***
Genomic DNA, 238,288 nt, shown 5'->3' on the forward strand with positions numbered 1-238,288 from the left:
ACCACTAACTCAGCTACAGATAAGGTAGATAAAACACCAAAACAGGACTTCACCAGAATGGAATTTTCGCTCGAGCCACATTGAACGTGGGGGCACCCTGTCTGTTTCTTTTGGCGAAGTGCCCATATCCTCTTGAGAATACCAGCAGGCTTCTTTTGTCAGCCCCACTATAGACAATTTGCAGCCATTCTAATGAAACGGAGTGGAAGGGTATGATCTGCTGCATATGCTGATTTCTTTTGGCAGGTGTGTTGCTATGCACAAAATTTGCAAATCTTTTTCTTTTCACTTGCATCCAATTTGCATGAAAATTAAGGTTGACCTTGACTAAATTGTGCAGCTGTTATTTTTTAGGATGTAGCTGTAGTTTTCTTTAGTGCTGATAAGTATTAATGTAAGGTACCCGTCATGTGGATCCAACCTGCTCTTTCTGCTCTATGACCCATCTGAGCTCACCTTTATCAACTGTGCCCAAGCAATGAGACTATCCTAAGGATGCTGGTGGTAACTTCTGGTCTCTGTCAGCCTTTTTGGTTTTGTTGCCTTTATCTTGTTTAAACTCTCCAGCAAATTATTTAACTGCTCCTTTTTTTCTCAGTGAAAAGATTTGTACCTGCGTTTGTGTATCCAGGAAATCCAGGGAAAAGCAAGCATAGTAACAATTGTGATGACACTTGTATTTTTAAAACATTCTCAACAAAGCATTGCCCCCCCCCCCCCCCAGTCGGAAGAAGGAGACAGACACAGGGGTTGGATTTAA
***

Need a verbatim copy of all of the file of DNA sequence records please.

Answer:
Genomic DNA, 238,288 nt, shown 5'->3' on the forward strand with positions numbered 1-238,288 from the left:
ACCACTAACTCAGCTACAGATAAGGTAGATAAAACACCAAAACAGGACTTCACCAGAATGGAATTTTCGCTCGAGCCACATTGAACGTGGGGGCACCCTGTCTGTTTCTTTTGGCGAAGTGCCCATATCCTCTTGAGAATACCAGCAGGCTTCTTTTGTCAGCCCCACTATAGACAATTTGCAGCCATTCTAATGAAACGGAGTGGAAGGGTATGATCTGCTGCATATGCTGATTTCTTTTGGCAGGTGTGTTGCTATGCACAAAATTTGCAAATCTTTTTCTTTTCACTTGCATCCAATTTGCATGAAAATTAAGGTTGACCTTGACTAAATTGTGCAGCTGTTATTTTTTAGGATGTAGCTGTAGTTTTCTTTAGTGCTGATAAGTATTAATGTAAGGTACCCGTCATGTGGATCCAACCTGCTCTTTCTGCTCTATGACCCATCTGAGCTCACCTTTATCAACTGTGCCCAAGCAATGAGACTATCCTAAGGATGCTGGTGGTAACTTCTGGTCTCTGTCAGCCTTTTTGGTTTTGTTGCCTTTATCTTGTTTAAACTCTCCAGCAAATTATTTAACTGCTCCTTTTTTTCTCAGTGAAAAGATTTGTACCTGCGTTTGTGTATCCAGGAAATCCAGGGAAAAGCAAGCATAGTAACAATTGTGATGACACTTGTATTTTTAAAACATTCTCAACAAAGCATTGCCCCCCCCCCCCCCCAGTCGGAAGAAGGAGACAGACACAGGGGTTGGATTTAA